Airy the air conditioner and I sit down at the local coffee shop to continue our interview for its memoir. In the comments of my last blog post, a few people thought it was stupid that Airy uses gender-neutral pronouns, and in response, I say this. How would you feel if you were, say, a toaster with no distinct gender? Does it really matter what pronouns Airy uses?
At the coffee shop, I say, “Airy, last time we spoke, you mentioned an air conditioning service technician from Sydney. Could you tell me a bit more about your relationship with him?”
“Well,” Airy says, and I feel a bit of a chill, “I like to think of it as less of a relationship, and more of a friendship. We truly bonded over the few years he rented out my house. But, as with all friendships, there is no commitment. That’s why they can be more appealing than relationships. Eventually, Bob thought it time to move on. We argued, but I realised he does not owe anything to me. I thought there was a connection there that ran deeper than words could ever express. Maybe it’s just an air conditioning thing. He did give me excellent air conditioning repairs. Sydney air conditioners everywhere were quite jealous.”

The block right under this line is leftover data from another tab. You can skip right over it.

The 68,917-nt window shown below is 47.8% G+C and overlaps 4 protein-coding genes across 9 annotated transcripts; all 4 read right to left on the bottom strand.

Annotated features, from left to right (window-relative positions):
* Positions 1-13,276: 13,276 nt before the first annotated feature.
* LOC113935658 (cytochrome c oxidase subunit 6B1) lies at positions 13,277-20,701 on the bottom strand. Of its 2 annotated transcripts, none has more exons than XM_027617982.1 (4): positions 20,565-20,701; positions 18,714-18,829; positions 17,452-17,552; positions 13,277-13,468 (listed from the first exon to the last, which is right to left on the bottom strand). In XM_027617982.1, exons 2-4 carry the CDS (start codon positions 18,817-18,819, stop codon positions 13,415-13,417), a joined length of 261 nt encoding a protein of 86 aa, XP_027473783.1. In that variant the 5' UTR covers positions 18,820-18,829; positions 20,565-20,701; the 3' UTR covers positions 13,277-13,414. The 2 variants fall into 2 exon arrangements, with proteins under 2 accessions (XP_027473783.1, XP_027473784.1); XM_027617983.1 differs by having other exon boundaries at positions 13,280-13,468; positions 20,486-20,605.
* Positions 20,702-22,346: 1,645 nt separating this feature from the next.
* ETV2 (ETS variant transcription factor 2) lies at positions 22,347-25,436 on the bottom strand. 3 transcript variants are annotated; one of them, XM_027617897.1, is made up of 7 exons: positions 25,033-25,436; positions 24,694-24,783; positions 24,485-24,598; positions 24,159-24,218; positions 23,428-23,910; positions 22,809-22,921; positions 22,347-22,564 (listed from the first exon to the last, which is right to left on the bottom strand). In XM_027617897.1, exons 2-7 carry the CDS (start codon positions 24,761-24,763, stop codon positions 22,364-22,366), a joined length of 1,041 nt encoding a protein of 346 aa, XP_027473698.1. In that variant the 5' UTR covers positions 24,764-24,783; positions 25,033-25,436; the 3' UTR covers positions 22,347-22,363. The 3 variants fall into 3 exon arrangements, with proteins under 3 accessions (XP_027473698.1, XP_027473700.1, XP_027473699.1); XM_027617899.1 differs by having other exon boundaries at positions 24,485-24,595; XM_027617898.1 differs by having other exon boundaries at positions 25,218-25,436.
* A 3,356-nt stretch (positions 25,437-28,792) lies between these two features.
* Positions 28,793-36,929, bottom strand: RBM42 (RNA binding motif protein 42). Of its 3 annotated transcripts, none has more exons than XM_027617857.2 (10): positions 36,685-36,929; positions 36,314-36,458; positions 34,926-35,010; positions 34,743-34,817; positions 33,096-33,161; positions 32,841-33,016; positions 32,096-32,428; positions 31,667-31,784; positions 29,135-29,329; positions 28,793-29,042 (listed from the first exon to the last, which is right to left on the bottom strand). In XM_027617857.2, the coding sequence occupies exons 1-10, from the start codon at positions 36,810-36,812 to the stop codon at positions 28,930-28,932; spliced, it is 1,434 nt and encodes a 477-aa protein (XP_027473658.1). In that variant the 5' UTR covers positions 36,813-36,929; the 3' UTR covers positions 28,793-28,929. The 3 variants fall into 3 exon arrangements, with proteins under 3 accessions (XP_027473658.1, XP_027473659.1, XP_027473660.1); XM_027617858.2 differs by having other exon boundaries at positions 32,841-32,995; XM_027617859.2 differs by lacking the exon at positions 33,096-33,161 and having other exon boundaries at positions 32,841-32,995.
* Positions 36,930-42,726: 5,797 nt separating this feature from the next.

It is clear that this is a very deep, personal topic, and I appreciate Airy opening up to me like this. A waiter, who has clearly been listening in, comes over to take our order. She offers her condolences to Airy and it ignores her, ordering a black coffee.
“Do you always take your coffee black?” I ask. Airy laughs and says, “Don’t you? I find it’s the only way to drink it.”
I don’t bother to ask about how it drinks coffee in the first place. Instead, I move onto a different topic. Its creator. The temperature drops about ten degrees, and several patrons of the shop shiver.
“We should speak about that another time,” Airy says cooly. I let the topic fall away, and the rest of our interview passes quickly. I can’t help but wonder, though. Who created this magnificent piece of technology?